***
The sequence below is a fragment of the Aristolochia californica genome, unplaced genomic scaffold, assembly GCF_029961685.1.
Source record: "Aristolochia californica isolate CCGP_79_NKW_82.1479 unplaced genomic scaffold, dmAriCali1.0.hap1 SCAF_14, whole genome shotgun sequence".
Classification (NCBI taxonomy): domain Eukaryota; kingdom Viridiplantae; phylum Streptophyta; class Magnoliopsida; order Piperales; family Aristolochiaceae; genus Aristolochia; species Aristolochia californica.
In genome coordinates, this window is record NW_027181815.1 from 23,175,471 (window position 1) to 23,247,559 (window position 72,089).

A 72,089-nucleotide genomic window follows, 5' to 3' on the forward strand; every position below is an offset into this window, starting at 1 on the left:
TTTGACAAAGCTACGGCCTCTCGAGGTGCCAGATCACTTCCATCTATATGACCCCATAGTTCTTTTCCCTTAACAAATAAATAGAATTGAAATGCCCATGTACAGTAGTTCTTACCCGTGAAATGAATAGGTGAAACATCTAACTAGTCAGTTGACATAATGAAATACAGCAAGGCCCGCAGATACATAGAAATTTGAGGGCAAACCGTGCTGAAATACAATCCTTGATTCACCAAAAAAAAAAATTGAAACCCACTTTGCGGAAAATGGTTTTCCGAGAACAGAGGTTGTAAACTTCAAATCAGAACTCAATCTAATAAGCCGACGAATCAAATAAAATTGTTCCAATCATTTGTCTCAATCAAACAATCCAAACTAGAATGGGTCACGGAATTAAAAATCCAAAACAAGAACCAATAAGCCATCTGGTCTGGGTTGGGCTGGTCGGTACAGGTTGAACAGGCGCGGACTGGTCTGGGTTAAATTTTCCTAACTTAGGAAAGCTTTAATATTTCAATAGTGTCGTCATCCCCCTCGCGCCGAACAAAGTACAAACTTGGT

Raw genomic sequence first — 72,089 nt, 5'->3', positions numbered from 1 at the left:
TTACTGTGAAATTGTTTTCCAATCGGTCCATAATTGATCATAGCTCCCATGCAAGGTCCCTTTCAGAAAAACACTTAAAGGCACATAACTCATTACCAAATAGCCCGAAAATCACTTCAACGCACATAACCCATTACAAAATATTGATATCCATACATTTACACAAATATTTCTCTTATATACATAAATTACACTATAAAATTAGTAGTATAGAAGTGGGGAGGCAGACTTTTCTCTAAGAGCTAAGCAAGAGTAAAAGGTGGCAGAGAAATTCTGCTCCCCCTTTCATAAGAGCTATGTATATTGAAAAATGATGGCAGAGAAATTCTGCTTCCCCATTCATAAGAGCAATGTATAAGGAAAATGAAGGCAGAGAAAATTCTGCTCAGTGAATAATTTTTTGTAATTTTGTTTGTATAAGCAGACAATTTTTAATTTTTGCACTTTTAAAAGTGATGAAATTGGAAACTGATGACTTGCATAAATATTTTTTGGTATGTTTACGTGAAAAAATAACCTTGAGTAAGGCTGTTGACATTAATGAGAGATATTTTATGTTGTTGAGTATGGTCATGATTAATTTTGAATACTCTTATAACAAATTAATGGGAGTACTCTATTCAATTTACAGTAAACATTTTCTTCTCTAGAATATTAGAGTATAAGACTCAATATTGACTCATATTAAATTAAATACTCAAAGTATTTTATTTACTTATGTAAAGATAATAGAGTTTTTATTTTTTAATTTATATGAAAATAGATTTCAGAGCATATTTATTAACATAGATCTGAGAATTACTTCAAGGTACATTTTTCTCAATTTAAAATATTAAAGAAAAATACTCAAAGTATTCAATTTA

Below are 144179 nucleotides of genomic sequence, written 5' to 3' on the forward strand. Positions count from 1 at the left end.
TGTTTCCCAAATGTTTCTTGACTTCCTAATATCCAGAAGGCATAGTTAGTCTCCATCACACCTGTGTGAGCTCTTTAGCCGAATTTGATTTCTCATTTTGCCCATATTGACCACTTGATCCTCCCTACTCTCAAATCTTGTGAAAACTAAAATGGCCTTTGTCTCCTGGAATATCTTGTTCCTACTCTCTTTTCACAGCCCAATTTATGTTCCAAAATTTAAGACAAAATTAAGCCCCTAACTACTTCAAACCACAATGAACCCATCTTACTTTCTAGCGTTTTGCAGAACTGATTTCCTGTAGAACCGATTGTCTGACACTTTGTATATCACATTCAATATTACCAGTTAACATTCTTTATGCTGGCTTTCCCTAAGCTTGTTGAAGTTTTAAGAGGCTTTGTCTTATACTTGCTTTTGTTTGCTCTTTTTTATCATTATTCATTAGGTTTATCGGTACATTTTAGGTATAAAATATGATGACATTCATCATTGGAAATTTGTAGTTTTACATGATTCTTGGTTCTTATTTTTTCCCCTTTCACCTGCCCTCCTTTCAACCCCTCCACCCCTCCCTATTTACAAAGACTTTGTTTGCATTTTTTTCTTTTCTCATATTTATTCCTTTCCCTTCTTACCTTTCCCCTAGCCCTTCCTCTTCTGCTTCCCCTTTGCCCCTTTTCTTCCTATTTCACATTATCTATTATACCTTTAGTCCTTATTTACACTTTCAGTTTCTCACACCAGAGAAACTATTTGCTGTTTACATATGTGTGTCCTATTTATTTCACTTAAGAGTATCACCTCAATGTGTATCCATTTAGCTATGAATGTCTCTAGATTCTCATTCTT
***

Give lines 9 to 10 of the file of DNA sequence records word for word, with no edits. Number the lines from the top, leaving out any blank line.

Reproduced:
Below are 144179 nucleotides of genomic sequence, written 5' to 3' on the forward strand. Positions count from 1 at the left end.
TGTTTCCCAAATGTTTCTTGACTTCCTAATATCCAGAAGGCATAGTTAGTCTCCATCACACCTGTGTGAGCTCTTTAGCCGAATTTGATTTCTCATTTTGCCCATATTGACCACTTGATCCTCCCTACTCTCAAATCTTGTGAAAACTAAAATGGCCTTTGTCTCCTGGAATATCTTGTTCCTACTCTCTTTTCACAGCCCAATTTATGTTCCAAAATTTAAGACAAAATTAAGCCCCTAACTACTTCAAACCACAATGAACCCATCTTACTTTCTAGCGTTTTGCAGAACTGATTTCCTGTAGAACCGATTGTCTGACACTTTGTATATCACATTCAATATTACCAGTTAACATTCTTTATGCTGGCTTTCCCTAAGCTTGTTGAAGTTTTAAGAGGCTTTGTCTTATACTTGCTTTTGTTTGCTCTTTTTTATCATTATTCATTAGGTTTATCGGTACATTTTAGGTATAAAATATGATGACATTCATCATTGGAAATTTGTAGTTTTACATGATTCTTGGTTCTTATTTTTTCCCCTTTCACCTGCCCTCCTTTCAACCCCTCCACCCCTCCCTATTTACAAAGACTTTGTTTGCATTTTTTTCTTTTCTCATATTTATTCCTTTCCCTTCTTACCTTTCCCCTAGCCCTTCCTCTTCTGCTTCCCCTTTGCCCCTTTTCTTCCTATTTCACATTATCTATTATACCTTTAGTCCTTATTTACACTTTCAGTTTCTCACACCAGAGAAACTATTTGCTGTTTACATATGTGTGTCCTATTTATTTCACTTAAGAGTATCACCTCAATGTGTATCCATTTAGCTATGAATGTCTCTAGATTCTCATTCTT